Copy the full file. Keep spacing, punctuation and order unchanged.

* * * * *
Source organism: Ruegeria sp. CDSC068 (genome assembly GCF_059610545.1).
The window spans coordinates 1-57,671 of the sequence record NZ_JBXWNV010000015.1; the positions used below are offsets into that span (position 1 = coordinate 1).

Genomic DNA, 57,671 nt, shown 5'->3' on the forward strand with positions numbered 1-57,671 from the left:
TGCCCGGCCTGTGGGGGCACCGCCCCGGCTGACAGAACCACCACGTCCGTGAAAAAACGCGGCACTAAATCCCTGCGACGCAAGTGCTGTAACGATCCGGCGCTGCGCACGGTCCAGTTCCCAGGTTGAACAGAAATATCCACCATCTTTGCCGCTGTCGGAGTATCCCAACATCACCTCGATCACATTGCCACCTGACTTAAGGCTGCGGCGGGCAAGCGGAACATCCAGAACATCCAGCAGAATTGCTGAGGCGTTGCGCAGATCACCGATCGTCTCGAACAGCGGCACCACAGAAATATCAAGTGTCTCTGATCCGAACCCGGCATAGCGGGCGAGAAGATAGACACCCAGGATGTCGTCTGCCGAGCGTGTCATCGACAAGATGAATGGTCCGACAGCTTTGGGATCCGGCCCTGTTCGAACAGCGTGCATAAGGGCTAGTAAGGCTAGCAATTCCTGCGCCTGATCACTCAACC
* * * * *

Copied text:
Source organism: Ruegeria sp. CDSC068 (genome assembly GCF_059610545.1).
The window spans coordinates 1-57,671 of the sequence record NZ_JBXWNV010000015.1; the positions used below are offsets into that span (position 1 = coordinate 1).

Genomic DNA, 57,671 nt, shown 5'->3' on the forward strand with positions numbered 1-57,671 from the left:
TGCCCGGCCTGTGGGGGCACCGCCCCGGCTGACAGAACCACCACGTCCGTGAAAAAACGCGGCACTAAATCCCTGCGACGCAAGTGCTGTAACGATCCGGCGCTGCGCACGGTCCAGTTCCCAGGTTGAACAGAAATATCCACCATCTTTGCCGCTGTCGGAGTATCCCAACATCACCTCGATCACATTGCCACCTGACTTAAGGCTGCGGCGGGCAAGCGGAACATCCAGAACATCCAGCAGAATTGCTGAGGCGTTGCGCAGATCACCGATCGTCTCGAACAGCGGCACCACAGAAATATCAAGTGTCTCTGATCCGAACCCGGCATAGCGGGCGAGAAGATAGACACCCAGGATGTCGTCTGCCGAGCGTGTCATCGACAAGATGAATGGTCCGACAGCTTTGGGATCCGGCCCTGTTCGAACAGCGTGCATAAGGGCTAGTAAGGCTAGCAATTCCTGCGCCTGATCACTCAACC